Posted on April 17, 2019 in Firm News
Leasing a vehicle is a great alternative to buying. Drivers can lease newer models for less than the cost of buying without worrying about vehicle maintenance or committing to a single car for the next 10 years. Dealerships today lease about 3 in 10 cars that leave the lot, according to U.S. News. What many drivers are not as sure about as the actual lease is what happens if they get into collisions in leased vehicles. Lack of ownership can pose unique legal issues.
What Is a Leased Car?
The traditional way to get a new car is to buy one. Most buyers take out vehicle loans to purchase new cars, and then pay off their car loans over time (typically in monthly installments). Not all drivers wish to purchase or own their vehicles, however. Leasing a car is an alternative to buying. It is similar to renting a vehicle, except the driver will have a longer-term contract with the lessor.
In a vehicle lease, the driver pays for the depreciation of the vehicle over the term of the lease, on top of lessor fees and interest rates. For example, if you lease an SUV worth $30,000 for three years, and the estimated depreciated value of the SUV at the end of that three years is $20,000, you will pay the difference: $10,000. The lessor will divide your payments into installments over the course of your lease. At the end of your contract, you will renew your lease or return the vehicle to the dealership.
Insurance Requirements for Leased Vehicles
You may not own a leased vehicle, but you must still pay for insurance to legally drive it in the state of Nevada. Taking out a leased vehicle insurance policy will ensure you have the coverage you need in case of an accident. To make sure your policy will protect you from financial liability after a crash, meet at least the minimum insurance requirements in Nevada.
- $25,000 in bodily injury insurance per person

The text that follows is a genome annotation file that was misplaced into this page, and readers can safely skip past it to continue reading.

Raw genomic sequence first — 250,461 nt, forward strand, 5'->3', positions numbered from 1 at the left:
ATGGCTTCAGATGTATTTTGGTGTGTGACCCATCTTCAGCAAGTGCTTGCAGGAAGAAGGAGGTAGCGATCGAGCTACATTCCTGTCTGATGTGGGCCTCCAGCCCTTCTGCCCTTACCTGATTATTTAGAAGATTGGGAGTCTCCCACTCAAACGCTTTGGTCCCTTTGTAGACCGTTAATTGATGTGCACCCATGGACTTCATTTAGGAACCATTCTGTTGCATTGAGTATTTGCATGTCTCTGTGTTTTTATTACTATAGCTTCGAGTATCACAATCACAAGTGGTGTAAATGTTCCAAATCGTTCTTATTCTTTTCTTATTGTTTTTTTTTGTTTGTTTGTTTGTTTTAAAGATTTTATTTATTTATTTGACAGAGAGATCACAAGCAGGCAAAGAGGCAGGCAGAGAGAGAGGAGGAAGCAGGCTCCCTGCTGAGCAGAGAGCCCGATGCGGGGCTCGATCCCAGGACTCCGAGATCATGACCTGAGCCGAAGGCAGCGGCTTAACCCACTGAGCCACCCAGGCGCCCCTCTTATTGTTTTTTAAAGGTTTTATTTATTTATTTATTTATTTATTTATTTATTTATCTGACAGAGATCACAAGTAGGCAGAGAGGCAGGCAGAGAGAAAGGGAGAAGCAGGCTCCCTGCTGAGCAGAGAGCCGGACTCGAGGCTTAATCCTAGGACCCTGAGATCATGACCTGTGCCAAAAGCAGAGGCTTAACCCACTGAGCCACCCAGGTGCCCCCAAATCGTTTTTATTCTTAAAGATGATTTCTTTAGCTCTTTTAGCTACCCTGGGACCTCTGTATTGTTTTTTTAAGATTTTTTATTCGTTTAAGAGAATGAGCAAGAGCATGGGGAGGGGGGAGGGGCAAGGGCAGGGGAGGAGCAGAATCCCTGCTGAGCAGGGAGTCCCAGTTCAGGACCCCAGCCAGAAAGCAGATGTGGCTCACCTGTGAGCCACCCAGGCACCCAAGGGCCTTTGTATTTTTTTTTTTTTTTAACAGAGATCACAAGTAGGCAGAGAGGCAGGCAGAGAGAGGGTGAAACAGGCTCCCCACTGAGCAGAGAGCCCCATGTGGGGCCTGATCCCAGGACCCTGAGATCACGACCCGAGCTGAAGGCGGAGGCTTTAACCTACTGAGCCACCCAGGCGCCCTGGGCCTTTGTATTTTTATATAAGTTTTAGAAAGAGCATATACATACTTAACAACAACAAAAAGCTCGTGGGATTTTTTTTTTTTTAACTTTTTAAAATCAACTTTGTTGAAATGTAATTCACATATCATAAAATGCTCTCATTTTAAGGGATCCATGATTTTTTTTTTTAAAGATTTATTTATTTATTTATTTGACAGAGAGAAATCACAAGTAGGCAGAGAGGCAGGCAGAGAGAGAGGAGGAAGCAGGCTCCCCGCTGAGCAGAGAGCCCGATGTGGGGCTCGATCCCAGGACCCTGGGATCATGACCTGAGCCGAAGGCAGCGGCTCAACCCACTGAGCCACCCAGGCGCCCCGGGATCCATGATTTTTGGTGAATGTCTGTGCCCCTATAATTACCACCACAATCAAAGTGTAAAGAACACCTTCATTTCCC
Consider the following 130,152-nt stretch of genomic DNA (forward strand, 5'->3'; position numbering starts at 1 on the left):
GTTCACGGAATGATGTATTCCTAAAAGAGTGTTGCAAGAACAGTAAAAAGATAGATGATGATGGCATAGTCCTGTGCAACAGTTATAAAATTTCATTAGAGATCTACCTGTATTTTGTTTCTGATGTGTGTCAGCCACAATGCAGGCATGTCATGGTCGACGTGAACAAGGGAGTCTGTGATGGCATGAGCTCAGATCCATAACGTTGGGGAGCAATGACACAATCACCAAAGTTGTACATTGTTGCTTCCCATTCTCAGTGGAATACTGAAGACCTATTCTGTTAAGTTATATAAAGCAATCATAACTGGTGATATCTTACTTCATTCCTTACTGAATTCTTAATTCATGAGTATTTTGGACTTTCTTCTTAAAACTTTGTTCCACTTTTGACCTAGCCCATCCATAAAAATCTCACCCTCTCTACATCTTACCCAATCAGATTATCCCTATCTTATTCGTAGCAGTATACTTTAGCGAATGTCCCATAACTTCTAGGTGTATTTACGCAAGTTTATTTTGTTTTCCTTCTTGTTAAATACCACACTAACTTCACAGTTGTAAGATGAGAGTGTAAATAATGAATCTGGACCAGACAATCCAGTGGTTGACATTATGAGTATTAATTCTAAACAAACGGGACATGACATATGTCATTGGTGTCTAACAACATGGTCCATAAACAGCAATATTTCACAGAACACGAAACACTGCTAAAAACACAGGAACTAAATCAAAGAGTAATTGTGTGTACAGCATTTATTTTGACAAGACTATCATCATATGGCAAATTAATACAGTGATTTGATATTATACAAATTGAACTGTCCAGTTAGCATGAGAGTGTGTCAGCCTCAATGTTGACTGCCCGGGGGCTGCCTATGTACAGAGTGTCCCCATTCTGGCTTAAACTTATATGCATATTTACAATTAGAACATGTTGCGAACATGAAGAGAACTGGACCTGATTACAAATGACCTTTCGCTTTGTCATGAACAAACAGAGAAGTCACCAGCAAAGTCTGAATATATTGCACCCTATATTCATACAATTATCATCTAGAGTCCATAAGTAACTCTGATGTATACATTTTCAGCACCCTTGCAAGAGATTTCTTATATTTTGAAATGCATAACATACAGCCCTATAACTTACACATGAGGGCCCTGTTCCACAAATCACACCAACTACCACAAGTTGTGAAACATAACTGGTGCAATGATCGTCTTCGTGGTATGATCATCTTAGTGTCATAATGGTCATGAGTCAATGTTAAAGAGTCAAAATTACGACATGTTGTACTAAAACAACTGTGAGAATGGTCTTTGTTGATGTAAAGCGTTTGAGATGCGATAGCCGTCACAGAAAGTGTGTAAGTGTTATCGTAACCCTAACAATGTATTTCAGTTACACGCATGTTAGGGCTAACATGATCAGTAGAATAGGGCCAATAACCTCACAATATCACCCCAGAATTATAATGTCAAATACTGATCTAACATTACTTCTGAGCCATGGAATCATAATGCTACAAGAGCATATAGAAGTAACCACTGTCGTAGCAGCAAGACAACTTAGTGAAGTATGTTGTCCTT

- $50,000 in bodily injury insurance per accident
- $20,000 in property damage insurance
Most vehicle leasing companies will require you to pay for insurance coverage beyond the minimum required amounts. You may have to purchase guaranteed asset protection (GAP) coverage, for example. GAP coverage protects the leasing company by fulfilling your financial obligation to the company if you total the vehicle or someone steals it.
You may also want to purchase additional coverage types to pay for your personal medical bills or losses in an at-fault accident, such as collision or comprehensive auto insurance. The more insurance you purchase, the stronger your liability protection after a crash.
What to Do After an Accident in a Leased Vehicle
If you get into a car accident in a leased vehicle, the initial steps to take afterward remain the same. Stay on the scene, check for injuries, call the police, and seek medical care. The insurance claim process, however, will look different. You will need to notify both your insurance company and the leasing company after a collision. You have separate contracts with both companies that require you to report any accidents as soon as possible. Follow the steps each company gives you for how to proceed.
Typically, you will take the leased vehicle to a shop for an evaluation and estimate of repairs. Your insurance company – or the insurance company of the at-fault driver – will then pay for the cost of repairs or vehicle replacement. You will still owe the leasing company, however, for any remaining payments you have under the lease. GAP coverage will take care of this payment if you have this type of insurance. A Las Vegas accident attorney can help you negotiate your insurance claim after a crash in a leased vehicle.